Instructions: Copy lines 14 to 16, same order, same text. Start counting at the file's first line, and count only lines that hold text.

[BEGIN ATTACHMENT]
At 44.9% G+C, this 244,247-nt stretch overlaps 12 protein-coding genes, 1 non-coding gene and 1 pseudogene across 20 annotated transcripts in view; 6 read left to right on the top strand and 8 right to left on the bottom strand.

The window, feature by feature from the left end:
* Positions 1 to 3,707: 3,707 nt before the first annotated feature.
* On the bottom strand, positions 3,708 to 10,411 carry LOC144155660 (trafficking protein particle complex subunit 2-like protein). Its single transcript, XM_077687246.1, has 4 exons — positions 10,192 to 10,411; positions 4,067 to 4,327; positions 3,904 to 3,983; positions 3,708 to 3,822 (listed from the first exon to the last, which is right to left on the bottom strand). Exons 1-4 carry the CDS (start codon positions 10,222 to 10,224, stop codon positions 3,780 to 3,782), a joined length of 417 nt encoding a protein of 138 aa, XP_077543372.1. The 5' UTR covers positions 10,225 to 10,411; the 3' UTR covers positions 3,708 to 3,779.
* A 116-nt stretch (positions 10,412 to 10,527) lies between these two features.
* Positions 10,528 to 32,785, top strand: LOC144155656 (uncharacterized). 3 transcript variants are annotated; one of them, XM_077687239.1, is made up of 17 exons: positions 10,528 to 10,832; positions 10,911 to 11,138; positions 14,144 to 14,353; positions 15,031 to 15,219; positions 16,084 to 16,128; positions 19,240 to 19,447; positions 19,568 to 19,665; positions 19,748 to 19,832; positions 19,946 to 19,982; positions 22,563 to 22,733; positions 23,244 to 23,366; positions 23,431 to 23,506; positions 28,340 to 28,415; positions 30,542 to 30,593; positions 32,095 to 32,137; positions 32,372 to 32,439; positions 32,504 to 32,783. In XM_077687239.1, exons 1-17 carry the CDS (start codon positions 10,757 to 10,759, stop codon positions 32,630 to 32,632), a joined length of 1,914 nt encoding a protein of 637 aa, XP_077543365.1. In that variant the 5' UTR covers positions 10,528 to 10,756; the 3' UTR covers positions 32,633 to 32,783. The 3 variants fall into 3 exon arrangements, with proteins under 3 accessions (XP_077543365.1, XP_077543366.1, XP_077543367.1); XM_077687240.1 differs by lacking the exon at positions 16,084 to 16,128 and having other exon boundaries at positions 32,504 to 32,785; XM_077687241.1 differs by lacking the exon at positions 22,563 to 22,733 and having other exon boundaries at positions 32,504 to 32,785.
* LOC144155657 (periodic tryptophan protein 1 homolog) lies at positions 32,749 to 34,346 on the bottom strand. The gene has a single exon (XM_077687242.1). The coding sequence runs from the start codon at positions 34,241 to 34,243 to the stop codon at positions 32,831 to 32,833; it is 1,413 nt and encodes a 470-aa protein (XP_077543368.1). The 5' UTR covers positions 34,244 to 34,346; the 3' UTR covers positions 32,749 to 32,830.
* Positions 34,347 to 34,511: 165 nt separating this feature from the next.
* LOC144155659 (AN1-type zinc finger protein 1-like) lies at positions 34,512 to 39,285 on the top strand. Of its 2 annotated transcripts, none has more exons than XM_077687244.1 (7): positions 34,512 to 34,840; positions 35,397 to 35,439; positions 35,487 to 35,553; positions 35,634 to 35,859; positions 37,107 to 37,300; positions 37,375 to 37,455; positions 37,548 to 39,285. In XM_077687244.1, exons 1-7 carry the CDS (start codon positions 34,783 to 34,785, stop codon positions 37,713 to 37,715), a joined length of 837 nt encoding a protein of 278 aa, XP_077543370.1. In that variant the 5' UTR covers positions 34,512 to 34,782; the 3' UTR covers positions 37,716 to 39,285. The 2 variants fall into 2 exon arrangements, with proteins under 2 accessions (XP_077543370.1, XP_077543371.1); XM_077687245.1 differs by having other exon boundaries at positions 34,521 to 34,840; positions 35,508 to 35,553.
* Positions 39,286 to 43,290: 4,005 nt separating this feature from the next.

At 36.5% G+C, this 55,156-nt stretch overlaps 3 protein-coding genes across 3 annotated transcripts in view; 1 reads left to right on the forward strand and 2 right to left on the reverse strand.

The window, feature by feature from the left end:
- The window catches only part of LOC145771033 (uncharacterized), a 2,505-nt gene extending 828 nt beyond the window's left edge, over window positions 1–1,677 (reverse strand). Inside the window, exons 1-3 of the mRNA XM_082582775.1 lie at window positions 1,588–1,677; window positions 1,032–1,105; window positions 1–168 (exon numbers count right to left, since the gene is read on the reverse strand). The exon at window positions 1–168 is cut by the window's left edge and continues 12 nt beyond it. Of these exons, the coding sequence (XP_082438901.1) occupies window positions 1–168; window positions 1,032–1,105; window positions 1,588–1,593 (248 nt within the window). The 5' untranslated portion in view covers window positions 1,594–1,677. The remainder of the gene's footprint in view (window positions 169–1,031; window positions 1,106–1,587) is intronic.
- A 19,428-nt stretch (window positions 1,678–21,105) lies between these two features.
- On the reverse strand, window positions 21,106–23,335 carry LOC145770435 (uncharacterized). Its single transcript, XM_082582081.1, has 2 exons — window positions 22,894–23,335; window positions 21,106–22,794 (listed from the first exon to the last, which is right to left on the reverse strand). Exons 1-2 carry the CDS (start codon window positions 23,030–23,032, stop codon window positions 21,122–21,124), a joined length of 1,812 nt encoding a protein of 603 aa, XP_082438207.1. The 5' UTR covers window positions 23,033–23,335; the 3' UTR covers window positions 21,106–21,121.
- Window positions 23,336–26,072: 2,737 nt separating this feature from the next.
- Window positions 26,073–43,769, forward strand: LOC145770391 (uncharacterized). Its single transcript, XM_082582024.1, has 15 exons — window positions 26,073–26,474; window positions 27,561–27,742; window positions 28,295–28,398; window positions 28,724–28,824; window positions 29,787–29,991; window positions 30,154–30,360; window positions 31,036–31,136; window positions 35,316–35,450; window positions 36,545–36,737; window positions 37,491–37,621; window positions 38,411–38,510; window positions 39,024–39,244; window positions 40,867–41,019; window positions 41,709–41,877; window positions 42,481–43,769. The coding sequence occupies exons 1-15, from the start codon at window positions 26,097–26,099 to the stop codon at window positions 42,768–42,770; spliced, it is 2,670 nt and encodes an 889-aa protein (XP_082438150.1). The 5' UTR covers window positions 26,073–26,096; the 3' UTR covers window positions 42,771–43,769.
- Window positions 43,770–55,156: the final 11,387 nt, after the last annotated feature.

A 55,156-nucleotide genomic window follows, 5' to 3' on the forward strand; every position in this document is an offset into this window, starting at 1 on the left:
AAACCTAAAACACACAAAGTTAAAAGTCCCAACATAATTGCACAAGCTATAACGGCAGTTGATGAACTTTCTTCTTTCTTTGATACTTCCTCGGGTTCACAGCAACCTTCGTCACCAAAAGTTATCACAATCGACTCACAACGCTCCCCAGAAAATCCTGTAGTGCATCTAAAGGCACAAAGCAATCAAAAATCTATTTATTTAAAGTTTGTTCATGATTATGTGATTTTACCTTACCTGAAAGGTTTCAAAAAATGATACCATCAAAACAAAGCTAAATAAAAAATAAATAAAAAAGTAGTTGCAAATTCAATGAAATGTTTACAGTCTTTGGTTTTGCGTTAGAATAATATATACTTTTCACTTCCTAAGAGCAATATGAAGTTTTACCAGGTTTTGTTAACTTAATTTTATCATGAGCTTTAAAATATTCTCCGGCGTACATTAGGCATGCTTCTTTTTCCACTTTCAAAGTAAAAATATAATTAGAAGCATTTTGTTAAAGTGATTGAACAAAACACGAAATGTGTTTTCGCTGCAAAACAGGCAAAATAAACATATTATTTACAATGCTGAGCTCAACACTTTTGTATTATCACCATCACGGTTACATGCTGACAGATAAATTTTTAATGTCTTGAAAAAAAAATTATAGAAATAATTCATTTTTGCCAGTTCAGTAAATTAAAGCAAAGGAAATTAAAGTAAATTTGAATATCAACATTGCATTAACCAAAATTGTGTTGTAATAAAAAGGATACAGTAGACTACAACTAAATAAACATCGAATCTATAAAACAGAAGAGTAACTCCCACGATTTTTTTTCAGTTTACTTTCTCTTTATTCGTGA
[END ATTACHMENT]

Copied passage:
- A 19,428-nt stretch (window positions 1,678–21,105) lies between these two features.
- On the reverse strand, window positions 21,106–23,335 carry LOC145770435 (uncharacterized). Its single transcript, XM_082582081.1, has 2 exons — window positions 22,894–23,335; window positions 21,106–22,794 (listed from the first exon to the last, which is right to left on the reverse strand). Exons 1-2 carry the CDS (start codon window positions 23,030–23,032, stop codon window positions 21,122–21,124), a joined length of 1,812 nt encoding a protein of 603 aa, XP_082438207.1. The 5' UTR covers window positions 23,033–23,335; the 3' UTR covers window positions 21,106–21,121.
- Window positions 23,336–26,072: 2,737 nt separating this feature from the next.